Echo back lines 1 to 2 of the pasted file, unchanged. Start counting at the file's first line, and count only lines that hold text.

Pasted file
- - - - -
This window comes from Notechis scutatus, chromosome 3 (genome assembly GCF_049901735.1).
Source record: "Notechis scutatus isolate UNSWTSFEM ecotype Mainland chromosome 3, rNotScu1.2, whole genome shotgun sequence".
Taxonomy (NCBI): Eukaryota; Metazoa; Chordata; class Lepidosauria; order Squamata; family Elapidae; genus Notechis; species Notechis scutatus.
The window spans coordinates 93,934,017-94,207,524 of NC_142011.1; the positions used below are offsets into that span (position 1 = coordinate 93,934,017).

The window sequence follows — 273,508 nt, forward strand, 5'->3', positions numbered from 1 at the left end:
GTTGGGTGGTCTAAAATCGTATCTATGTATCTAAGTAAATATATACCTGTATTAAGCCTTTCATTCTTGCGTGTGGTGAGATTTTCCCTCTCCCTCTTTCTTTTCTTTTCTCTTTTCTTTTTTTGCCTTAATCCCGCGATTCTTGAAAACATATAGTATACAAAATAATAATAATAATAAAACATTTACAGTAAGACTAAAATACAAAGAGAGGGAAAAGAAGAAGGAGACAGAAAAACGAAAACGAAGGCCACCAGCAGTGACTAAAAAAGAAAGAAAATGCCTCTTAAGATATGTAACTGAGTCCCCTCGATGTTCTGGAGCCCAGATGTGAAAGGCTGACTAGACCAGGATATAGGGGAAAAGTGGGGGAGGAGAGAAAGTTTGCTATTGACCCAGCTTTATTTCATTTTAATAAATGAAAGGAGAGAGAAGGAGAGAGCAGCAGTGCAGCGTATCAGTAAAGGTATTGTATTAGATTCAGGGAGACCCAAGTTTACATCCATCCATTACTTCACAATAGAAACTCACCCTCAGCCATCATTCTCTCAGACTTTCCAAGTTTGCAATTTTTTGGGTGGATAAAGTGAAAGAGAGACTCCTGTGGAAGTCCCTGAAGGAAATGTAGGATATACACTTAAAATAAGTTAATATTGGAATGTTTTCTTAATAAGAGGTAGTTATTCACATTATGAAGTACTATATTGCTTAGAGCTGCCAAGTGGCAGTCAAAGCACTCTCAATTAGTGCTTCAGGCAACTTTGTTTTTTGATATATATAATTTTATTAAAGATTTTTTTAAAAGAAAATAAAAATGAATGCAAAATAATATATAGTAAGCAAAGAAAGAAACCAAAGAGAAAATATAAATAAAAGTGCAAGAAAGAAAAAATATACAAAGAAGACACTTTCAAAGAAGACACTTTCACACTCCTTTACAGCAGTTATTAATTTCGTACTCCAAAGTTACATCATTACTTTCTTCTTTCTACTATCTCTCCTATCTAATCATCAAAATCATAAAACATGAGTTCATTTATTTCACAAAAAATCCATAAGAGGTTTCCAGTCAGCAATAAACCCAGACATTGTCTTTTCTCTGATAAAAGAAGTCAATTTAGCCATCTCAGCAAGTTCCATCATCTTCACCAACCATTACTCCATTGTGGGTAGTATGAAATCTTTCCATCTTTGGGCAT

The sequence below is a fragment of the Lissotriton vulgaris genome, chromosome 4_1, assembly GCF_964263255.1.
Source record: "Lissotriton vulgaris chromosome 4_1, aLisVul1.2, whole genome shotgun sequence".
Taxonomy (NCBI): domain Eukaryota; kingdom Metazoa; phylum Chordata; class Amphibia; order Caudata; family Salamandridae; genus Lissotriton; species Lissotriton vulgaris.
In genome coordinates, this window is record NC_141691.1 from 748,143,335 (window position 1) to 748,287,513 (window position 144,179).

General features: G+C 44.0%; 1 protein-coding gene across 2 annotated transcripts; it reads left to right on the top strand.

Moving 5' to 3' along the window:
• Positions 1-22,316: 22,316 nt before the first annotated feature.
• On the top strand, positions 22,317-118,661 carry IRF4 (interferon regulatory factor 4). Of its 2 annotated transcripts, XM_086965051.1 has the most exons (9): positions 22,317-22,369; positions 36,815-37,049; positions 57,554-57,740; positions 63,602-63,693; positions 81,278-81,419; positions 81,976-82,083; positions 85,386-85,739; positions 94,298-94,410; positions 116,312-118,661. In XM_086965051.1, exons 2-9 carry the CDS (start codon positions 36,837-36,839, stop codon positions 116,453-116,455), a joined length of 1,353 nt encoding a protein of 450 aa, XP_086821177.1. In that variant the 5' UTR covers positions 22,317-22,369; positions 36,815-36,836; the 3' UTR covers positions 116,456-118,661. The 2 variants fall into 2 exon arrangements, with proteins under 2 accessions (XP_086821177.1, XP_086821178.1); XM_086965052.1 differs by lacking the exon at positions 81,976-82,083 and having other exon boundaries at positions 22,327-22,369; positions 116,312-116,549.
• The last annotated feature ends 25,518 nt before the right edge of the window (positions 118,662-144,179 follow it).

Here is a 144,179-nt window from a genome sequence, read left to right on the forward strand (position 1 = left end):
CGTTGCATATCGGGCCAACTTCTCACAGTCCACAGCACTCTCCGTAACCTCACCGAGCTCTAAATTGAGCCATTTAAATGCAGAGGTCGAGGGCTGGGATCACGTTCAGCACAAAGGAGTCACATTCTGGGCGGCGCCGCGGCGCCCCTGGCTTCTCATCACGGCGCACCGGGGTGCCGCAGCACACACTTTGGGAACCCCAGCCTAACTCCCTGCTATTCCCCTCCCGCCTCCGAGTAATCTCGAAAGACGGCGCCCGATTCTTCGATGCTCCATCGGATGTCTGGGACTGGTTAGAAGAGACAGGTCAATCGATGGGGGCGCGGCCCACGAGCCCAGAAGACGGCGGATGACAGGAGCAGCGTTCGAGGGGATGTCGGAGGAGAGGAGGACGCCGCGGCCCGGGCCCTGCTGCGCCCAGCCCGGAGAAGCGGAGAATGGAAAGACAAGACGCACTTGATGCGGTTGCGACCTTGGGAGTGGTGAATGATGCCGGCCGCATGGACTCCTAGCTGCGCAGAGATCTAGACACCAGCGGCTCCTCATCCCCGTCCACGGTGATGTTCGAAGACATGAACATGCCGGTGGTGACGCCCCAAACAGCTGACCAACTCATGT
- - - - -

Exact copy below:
This window comes from Notechis scutatus, chromosome 3 (genome assembly GCF_049901735.1).
Source record: "Notechis scutatus isolate UNSWTSFEM ecotype Mainland chromosome 3, rNotScu1.2, whole genome shotgun sequence".